“Even if the ownership of the rest of Alibaba group is not altered, the path forward seems to be controlled 100 percent by Jack Ma and his team,” he said.

The possible heavy hand of China’s government also looms large. Given the country’s strict regulatory environment, analysts raised doubts on Friday that an Alipay offering will come soon or be as lucrative as Yahoo hopes.

“They did not give any clarity on a potential timeline for an I.P.O.,” said Scott Kessler, an analyst with Standard Poor’s. “The Chinese government also seems focused on domestic ownership for this company, thus making any global I.P.O. unlikely if not impossible.”

Article source: http://feeds.nytimes.com/click.phdo?i=0fa4e910db21cfae88ebbfea76b6d0bb

Bits: Partial Agreement Seen in Yahoo-Alibaba Dispute

Yahoo and Alibaba Group have informally agreed to end a three-week old dispute over the ownership of the Chinese payment service, Alipay.

But the deal is far from final because Softbank Corporation, the other party in the talks, has yet to agree, according to a person who was briefed on the matter and demanded anonymity because of the sensitivity of the negotiations.

The agreement between Yahoo and Alibaba, a Chinese Internet company in which Yahoo owns a 43 percent stake, is still a major sign of progress. The two companies have publicly feuded about Alibaba’s transfer of its Alipay online payment service to a separate company.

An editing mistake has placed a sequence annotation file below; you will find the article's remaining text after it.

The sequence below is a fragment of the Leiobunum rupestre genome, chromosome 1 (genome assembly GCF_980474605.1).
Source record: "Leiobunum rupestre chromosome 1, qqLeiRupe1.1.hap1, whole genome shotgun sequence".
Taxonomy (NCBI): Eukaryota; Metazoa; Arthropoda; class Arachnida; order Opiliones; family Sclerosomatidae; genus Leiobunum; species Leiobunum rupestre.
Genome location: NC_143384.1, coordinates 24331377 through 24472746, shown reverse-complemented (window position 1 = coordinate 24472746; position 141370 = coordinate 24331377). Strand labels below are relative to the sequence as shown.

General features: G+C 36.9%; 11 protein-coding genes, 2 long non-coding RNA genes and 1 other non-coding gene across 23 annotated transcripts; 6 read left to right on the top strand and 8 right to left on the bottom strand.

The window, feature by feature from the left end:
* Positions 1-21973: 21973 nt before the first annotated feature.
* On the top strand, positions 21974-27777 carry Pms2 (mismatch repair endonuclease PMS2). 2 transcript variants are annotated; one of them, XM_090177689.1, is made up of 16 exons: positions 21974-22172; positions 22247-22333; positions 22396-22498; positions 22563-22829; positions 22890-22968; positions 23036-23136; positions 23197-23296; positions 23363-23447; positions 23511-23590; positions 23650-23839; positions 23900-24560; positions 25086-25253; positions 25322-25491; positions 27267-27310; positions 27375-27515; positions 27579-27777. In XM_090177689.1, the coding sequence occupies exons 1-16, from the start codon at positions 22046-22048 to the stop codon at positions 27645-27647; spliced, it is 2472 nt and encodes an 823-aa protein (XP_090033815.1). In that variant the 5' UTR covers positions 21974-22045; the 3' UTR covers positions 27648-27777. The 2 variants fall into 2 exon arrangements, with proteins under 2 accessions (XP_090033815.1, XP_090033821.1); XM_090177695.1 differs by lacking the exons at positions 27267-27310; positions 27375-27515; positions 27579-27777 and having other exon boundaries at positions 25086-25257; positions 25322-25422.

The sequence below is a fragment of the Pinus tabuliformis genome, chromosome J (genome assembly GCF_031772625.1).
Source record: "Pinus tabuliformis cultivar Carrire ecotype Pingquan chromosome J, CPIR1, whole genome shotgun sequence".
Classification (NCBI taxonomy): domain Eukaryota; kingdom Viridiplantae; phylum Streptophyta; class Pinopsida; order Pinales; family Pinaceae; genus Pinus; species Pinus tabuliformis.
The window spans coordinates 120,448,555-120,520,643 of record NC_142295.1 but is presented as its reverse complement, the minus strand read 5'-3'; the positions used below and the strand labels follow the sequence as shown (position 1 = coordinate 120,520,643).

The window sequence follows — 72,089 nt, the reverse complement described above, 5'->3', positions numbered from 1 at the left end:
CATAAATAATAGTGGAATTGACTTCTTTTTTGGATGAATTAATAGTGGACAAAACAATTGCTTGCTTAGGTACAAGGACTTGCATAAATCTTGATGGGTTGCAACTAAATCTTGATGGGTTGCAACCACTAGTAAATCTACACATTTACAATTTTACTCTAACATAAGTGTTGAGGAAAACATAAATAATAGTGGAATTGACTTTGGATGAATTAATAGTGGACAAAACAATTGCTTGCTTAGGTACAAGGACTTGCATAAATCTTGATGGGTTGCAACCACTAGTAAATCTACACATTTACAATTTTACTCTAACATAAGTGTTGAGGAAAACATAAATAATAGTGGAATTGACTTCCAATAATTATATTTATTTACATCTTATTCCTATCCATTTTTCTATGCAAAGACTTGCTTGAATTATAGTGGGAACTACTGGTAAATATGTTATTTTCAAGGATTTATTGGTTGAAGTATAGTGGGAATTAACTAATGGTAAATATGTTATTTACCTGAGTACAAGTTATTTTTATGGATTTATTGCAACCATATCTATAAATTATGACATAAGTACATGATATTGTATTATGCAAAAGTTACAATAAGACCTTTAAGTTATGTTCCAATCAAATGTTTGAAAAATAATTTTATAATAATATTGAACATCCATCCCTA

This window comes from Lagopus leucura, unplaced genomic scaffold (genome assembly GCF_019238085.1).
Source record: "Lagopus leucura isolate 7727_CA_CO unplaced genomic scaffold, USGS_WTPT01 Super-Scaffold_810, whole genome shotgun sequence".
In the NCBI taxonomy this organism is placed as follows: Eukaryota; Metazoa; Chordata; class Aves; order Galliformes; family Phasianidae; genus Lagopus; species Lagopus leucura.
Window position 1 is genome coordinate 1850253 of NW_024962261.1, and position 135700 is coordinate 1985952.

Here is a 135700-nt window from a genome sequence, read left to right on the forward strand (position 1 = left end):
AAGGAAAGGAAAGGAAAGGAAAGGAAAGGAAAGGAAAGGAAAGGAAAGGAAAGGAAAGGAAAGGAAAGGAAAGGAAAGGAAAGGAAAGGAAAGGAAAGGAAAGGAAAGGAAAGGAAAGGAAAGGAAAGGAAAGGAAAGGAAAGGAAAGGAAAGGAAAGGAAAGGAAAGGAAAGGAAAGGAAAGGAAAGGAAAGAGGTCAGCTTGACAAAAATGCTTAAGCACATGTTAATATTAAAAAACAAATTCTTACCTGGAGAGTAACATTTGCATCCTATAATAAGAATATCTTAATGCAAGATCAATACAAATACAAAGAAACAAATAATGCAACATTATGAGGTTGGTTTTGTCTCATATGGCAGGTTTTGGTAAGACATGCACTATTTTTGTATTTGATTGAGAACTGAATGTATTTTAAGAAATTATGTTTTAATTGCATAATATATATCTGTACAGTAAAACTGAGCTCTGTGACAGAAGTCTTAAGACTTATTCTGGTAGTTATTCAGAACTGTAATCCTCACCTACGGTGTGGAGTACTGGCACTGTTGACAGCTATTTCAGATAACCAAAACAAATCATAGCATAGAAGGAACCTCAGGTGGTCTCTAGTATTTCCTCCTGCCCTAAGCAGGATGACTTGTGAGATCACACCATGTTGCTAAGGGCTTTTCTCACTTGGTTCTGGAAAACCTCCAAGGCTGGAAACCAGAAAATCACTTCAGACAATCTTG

Investors feared that the surprise shift in ownership had eroded the value of Yahoo’s stake in Alibaba. Wall Street values Yahoo in large part because of its investment in Alibaba, which controls several e-commerce sites including the China’s equivalent of eBay.

News of the ownership uncertainty triggered a 12 percent decline in Yahoo’s shares. They recovered 3.3 percent on Tuesday to close at $16.55 based on a potential resolution to the dispute.
Any such deal would depend on Softbank, the Japanese technology company that also owns a large stake in Alibaba. Softbank, which is taking part in the negotiations, has so far been unwilling to agree.

The talks center on how much Alipay’s new owners must compensate Alibaba. What is unusual about the negotiations – and worrisome to Wall Street — is that they are taking place after the transfer occurred, not before, as is customary for business deals.

Yahoo has said it only learned of the transfer in March, months after the fact. Alibaba has argued that Yahoo had known for a while that a transfer was necessary to comply with Chinese laws that require local ownership.

Last week, Carol A. Bartz, Yahoo’s chief executive, dodged an onslaught of questions about Alibaba and the negotiations at her company’s investor day. She portrayed the discussions as making progress, but she did not divulge many new details.

On Tuesday, Yahoo would only say that it continued to be pleased with the progress of the talks. Alibaba declined to comment.

Reuters news service first reported Yahoo’s agreement with Alibaba, along with Softbank’s reticence, on Tuesday.

Article source: http://bits.blogs.nytimes.com/2011/05/31/partial-agreement-seen-in-yahoo-alibaba-dispute/?partner=rss&emc=rss